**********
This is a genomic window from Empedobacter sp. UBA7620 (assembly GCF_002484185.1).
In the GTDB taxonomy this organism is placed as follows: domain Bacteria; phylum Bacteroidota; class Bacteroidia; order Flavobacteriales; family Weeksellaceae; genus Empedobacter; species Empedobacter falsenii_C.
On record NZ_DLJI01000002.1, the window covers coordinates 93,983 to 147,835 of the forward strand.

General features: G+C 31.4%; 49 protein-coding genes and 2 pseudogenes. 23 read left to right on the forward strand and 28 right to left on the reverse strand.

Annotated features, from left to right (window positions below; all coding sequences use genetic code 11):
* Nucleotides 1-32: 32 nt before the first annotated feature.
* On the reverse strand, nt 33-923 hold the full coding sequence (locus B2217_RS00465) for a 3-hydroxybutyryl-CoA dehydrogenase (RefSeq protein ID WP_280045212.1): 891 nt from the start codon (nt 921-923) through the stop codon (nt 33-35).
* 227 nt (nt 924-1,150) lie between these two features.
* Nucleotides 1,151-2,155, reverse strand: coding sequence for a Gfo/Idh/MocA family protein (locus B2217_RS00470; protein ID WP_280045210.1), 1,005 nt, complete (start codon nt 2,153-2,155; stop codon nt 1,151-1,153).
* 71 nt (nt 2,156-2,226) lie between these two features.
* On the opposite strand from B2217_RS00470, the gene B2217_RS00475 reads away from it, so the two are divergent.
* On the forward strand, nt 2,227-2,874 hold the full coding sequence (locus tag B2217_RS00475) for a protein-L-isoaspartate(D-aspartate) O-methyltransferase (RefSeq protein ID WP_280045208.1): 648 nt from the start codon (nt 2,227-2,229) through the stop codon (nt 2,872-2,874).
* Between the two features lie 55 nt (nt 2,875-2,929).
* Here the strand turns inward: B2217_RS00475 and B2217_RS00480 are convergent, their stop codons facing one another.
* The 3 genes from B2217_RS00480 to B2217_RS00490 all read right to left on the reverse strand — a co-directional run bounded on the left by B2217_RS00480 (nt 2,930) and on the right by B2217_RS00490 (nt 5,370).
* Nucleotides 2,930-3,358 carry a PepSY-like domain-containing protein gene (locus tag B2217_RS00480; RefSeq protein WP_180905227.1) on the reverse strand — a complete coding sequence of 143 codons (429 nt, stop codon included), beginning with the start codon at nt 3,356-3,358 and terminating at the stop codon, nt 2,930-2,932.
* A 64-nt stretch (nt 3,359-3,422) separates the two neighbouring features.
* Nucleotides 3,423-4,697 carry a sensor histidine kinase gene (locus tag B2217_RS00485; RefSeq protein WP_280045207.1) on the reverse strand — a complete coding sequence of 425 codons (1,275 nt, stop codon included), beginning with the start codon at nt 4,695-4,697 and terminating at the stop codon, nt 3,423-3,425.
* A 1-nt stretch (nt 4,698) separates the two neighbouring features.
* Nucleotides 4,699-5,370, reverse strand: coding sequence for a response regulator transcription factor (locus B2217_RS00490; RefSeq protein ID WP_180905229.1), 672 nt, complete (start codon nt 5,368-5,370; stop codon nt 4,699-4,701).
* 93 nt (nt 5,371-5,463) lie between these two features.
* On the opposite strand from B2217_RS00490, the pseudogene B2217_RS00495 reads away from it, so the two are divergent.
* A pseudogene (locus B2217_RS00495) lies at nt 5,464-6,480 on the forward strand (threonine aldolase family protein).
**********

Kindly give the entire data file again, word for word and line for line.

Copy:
This is a genomic window from Empedobacter sp. UBA7620 (assembly GCF_002484185.1).
In the GTDB taxonomy this organism is placed as follows: domain Bacteria; phylum Bacteroidota; class Bacteroidia; order Flavobacteriales; family Weeksellaceae; genus Empedobacter; species Empedobacter falsenii_C.
On record NZ_DLJI01000002.1, the window covers coordinates 93,983 to 147,835 of the forward strand.

General features: G+C 31.4%; 49 protein-coding genes and 2 pseudogenes. 23 read left to right on the forward strand and 28 right to left on the reverse strand.

Annotated features, from left to right (window positions below; all coding sequences use genetic code 11):
* Nucleotides 1-32: 32 nt before the first annotated feature.
* On the reverse strand, nt 33-923 hold the full coding sequence (locus B2217_RS00465) for a 3-hydroxybutyryl-CoA dehydrogenase (RefSeq protein ID WP_280045212.1): 891 nt from the start codon (nt 921-923) through the stop codon (nt 33-35).
* 227 nt (nt 924-1,150) lie between these two features.
* Nucleotides 1,151-2,155, reverse strand: coding sequence for a Gfo/Idh/MocA family protein (locus B2217_RS00470; protein ID WP_280045210.1), 1,005 nt, complete (start codon nt 2,153-2,155; stop codon nt 1,151-1,153).
* 71 nt (nt 2,156-2,226) lie between these two features.
* On the opposite strand from B2217_RS00470, the gene B2217_RS00475 reads away from it, so the two are divergent.
* On the forward strand, nt 2,227-2,874 hold the full coding sequence (locus tag B2217_RS00475) for a protein-L-isoaspartate(D-aspartate) O-methyltransferase (RefSeq protein ID WP_280045208.1): 648 nt from the start codon (nt 2,227-2,229) through the stop codon (nt 2,872-2,874).
* Between the two features lie 55 nt (nt 2,875-2,929).
* Here the strand turns inward: B2217_RS00475 and B2217_RS00480 are convergent, their stop codons facing one another.
* The 3 genes from B2217_RS00480 to B2217_RS00490 all read right to left on the reverse strand — a co-directional run bounded on the left by B2217_RS00480 (nt 2,930) and on the right by B2217_RS00490 (nt 5,370).
* Nucleotides 2,930-3,358 carry a PepSY-like domain-containing protein gene (locus tag B2217_RS00480; RefSeq protein WP_180905227.1) on the reverse strand — a complete coding sequence of 143 codons (429 nt, stop codon included), beginning with the start codon at nt 3,356-3,358 and terminating at the stop codon, nt 2,930-2,932.
* A 64-nt stretch (nt 3,359-3,422) separates the two neighbouring features.
* Nucleotides 3,423-4,697 carry a sensor histidine kinase gene (locus tag B2217_RS00485; RefSeq protein WP_280045207.1) on the reverse strand — a complete coding sequence of 425 codons (1,275 nt, stop codon included), beginning with the start codon at nt 4,695-4,697 and terminating at the stop codon, nt 3,423-3,425.
* A 1-nt stretch (nt 4,698) separates the two neighbouring features.
* Nucleotides 4,699-5,370, reverse strand: coding sequence for a response regulator transcription factor (locus B2217_RS00490; RefSeq protein ID WP_180905229.1), 672 nt, complete (start codon nt 5,368-5,370; stop codon nt 4,699-4,701).
* 93 nt (nt 5,371-5,463) lie between these two features.
* On the opposite strand from B2217_RS00490, the pseudogene B2217_RS00495 reads away from it, so the two are divergent.
* A pseudogene (locus B2217_RS00495) lies at nt 5,464-6,480 on the forward strand (threonine aldolase family protein).